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Philippines rejects 'interfering' European aid
[MANILA] The Philippines said Thursday it would refuse European Union grants that "interfered" with its internal affairs, following the bloc's repeated criticism of President Rodrigo Duterte's deadly drug war.
The European Union has been one of the most vocal international critics of the drug war, which has seen thousands of people killed since Mr Duterte came to power last year.
"The president has approved the recommendation of the department of finance not to accept grants... from the EU that may allow it to interfere with the internal policies of the Philippines," presidential spokesman Ernesto Abella told reporters.
Mr Abella said one grant had already been declined for having "objectionable" conditions attached to it, although he refused to elaborate.
The European Union is the Philippines' eighth biggest source of aid, with assistance last year worth US$217 million, according to government data.
It was not clear how much money was in jeopardy.
Mr Abella said humanitarian aid would still be accepted but the EU ambassador to Manila, Franz Jessen, said the decision impacted 250 million euros (S$387.1 million) in grants.
Economic secretary Ernesto Pernia added to the confusion by saying Mr Duterte may retract it.
"I will not take that as a policy. It is more of a reaction to criticisms. To me, on face value, it appears kind of unwelcome or not a good move but perhaps, I don't think it's going to remain as such," Mr Pernia told reporters.
Mr Duterte, 72, has repeatedly criticised European lawmakers and the EU for condemning his drug war, which has led to accusations of a crime against humanity.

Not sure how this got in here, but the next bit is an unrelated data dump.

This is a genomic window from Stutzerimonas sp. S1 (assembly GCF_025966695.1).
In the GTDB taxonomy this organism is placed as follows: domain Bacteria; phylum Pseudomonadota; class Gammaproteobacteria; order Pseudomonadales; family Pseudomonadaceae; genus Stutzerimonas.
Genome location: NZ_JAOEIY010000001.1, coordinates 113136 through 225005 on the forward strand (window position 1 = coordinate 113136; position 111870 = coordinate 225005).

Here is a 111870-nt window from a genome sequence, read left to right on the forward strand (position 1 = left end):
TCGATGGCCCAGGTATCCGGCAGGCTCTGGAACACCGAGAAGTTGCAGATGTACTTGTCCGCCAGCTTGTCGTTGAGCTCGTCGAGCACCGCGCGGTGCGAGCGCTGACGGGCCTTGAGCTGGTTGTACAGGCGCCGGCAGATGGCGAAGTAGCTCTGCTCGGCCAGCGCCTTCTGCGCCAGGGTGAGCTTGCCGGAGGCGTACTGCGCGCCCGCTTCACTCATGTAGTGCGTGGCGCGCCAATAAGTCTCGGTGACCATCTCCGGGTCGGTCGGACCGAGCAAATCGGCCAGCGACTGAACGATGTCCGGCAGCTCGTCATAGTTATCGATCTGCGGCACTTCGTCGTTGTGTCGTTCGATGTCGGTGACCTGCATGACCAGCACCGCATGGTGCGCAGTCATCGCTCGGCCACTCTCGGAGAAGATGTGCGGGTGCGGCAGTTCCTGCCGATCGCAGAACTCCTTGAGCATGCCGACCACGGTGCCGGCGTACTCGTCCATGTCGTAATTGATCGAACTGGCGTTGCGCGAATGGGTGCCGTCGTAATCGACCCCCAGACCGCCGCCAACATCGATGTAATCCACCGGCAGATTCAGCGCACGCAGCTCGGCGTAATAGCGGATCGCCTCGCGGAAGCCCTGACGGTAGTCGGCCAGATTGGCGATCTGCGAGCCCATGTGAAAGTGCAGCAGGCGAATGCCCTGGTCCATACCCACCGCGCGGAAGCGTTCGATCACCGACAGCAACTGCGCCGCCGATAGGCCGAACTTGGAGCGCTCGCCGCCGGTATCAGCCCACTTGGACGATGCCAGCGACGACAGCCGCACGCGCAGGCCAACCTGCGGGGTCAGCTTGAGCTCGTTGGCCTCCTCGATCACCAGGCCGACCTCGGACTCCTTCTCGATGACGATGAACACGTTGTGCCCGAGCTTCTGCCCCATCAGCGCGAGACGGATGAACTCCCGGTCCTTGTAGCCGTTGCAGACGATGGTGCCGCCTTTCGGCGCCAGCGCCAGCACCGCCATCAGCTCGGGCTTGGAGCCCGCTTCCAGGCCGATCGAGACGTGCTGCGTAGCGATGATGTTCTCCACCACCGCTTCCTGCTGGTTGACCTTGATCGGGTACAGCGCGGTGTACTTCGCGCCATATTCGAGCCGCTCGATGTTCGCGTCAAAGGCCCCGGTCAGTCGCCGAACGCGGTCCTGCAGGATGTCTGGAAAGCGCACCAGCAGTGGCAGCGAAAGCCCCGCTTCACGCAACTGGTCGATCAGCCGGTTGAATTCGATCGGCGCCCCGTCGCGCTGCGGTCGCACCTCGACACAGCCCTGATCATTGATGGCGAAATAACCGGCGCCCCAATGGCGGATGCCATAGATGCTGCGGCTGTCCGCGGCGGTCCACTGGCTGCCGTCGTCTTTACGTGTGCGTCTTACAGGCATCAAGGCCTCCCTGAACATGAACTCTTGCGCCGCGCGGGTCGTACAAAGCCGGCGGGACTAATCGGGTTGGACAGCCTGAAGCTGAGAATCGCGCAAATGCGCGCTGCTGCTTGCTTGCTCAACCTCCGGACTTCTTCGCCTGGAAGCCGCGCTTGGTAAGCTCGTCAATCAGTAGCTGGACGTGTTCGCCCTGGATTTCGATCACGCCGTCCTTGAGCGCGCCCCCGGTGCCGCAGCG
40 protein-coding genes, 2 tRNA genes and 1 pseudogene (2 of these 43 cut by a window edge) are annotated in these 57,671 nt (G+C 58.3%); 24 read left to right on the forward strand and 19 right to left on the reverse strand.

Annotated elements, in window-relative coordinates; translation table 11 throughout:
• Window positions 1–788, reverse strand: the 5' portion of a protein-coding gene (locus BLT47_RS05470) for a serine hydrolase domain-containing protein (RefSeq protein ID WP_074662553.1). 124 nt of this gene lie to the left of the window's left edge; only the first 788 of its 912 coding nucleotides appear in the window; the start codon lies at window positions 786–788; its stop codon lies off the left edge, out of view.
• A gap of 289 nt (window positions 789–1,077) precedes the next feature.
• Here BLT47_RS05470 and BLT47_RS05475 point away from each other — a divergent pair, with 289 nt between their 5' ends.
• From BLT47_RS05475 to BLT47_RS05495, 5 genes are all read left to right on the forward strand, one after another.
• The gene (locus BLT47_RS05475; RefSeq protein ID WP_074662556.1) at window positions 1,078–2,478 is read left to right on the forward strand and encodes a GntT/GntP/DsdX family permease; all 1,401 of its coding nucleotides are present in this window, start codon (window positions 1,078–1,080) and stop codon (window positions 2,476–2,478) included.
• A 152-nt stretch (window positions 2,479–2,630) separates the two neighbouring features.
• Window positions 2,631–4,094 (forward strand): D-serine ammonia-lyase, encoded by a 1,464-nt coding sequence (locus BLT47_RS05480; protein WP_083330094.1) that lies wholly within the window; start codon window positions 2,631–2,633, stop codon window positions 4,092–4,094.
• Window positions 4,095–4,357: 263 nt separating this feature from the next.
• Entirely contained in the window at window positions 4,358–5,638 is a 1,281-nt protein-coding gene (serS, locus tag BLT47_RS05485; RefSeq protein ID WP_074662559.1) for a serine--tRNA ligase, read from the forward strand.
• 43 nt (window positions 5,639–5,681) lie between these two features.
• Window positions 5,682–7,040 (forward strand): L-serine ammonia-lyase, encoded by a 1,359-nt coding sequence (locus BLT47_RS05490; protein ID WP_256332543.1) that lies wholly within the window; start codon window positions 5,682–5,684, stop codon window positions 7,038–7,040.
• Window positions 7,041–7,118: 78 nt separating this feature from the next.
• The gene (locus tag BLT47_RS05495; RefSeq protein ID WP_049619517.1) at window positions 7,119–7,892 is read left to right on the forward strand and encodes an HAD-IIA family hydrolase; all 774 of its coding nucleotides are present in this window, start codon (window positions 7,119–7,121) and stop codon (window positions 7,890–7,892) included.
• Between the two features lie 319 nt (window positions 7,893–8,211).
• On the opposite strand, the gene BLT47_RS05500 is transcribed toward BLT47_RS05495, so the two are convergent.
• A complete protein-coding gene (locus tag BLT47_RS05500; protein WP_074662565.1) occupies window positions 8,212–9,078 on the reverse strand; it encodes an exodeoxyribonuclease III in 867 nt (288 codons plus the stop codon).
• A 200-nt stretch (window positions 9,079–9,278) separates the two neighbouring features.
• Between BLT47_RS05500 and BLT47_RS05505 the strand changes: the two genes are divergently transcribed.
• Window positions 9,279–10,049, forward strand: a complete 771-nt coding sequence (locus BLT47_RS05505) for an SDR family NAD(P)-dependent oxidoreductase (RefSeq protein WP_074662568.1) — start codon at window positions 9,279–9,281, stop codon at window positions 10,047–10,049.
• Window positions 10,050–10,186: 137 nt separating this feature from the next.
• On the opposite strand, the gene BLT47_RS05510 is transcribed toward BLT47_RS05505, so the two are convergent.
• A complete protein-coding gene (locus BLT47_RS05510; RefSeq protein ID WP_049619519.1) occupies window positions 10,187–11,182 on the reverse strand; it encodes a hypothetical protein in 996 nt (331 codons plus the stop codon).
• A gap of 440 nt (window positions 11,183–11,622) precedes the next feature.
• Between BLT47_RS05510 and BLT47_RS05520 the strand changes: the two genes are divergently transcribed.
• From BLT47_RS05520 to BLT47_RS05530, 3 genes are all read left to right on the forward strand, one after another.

The European Union has said is reviewing Philippine exports' duty-free status because of rights concerns, which also include Mr Duterte's plans to bring back the death penalty and lower the age of criminal responsibility to nine.
Mr Duterte last year used vulgar language and raised his middle finger in response to a European parliament statement expressing concern over the killings.
The German government also expressed concern after Mr Duterte last year drew parallels between his drug war and Nazi Germany leader Adolf Hitler's Holocaust.
"Hitler massacred three million Jews. Now there are three million drug addicts (in the Philippines). I'd be happy to slaughter them," Mr Duterte said, underestimating the number of people killed in the Holocaust.
He later apologised for the Hitler reference but said he was "emphatic" about wanting to kill addicts.
Mr Duterte easily won presidential elections last year after promising to end crime by killing tens of thousands of drug traffickers and addicts.
Police have reported killing about 2,700 people since Mr Duterte took office at the end of June and immediately launched his war on drugs.
Unknown assailants have killed more than 1,800 others, while about 5,700 other violent deaths are under investigation, according to police data.
Partly in response to American criticism of the drug war, Mr Duterte has also loosened the Philippines' ties with traditional ally the United States.
Mr Duterte has instead embraced China, which has supported his drug war and sought to deepen economic ties by providing billions of dollars worth of investments and aid to the Philippines.
Asked about how to make up for the loss of EU money, Mr Abella said Mr Duterte had already attracted huge new sources of funds.
"He has brought in an enormous amount, huge slabs of bacon," Mr Abella said, in an apparent reference to China.
Mr Duterte, a self-described socialist, has also forged warmer relations with Russia, and will travel to Moscow next week to meet President Vladimir Putin.